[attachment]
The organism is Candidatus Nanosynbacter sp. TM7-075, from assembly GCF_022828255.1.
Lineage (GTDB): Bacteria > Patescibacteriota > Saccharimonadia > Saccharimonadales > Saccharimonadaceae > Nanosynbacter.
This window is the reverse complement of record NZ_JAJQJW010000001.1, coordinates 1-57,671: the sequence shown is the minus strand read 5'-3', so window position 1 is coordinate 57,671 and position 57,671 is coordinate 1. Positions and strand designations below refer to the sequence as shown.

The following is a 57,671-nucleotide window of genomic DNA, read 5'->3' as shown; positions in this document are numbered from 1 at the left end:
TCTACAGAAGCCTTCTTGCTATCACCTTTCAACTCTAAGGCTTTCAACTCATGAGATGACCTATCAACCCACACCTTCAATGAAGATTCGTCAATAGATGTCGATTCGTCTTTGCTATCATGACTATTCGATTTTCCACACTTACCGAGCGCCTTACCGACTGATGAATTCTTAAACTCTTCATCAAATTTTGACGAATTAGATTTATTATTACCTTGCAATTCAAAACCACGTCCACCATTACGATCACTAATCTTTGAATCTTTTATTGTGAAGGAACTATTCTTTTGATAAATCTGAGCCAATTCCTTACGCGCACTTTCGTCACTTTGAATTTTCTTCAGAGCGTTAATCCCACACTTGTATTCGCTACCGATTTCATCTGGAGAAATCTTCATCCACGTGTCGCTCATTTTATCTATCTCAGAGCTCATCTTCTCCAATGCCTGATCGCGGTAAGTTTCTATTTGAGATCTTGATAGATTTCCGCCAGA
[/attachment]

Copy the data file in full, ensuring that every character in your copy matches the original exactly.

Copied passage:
The organism is Candidatus Nanosynbacter sp. TM7-075, from assembly GCF_022828255.1.
Lineage (GTDB): Bacteria > Patescibacteriota > Saccharimonadia > Saccharimonadales > Saccharimonadaceae > Nanosynbacter.
This window is the reverse complement of record NZ_JAJQJW010000001.1, coordinates 1-57,671: the sequence shown is the minus strand read 5'-3', so window position 1 is coordinate 57,671 and position 57,671 is coordinate 1. Positions and strand designations below refer to the sequence as shown.

The following is a 57,671-nucleotide window of genomic DNA, read 5'->3' as shown; positions in this document are numbered from 1 at the left end:
TCTACAGAAGCCTTCTTGCTATCACCTTTCAACTCTAAGGCTTTCAACTCATGAGATGACCTATCAACCCACACCTTCAATGAAGATTCGTCAATAGATGTCGATTCGTCTTTGCTATCATGACTATTCGATTTTCCACACTTACCGAGCGCCTTACCGACTGATGAATTCTTAAACTCTTCATCAAATTTTGACGAATTAGATTTATTATTACCTTGCAATTCAAAACCACGTCCACCATTACGATCACTAATCTTTGAATCTTTTATTGTGAAGGAACTATTCTTTTGATAAATCTGAGCCAATTCCTTACGCGCACTTTCGTCACTTTGAATTTTCTTCAGAGCGTTAATCCCACACTTGTATTCGCTACCGATTTCATCTGGAGAAATCTTCATCCACGTGTCGCTCATTTTATCTATCTCAGAGCTCATCTTCTCCAATGCCTGATCGCGGTAAGTTTCTATTTGAGATCTTGATAGATTTCCGCCAGA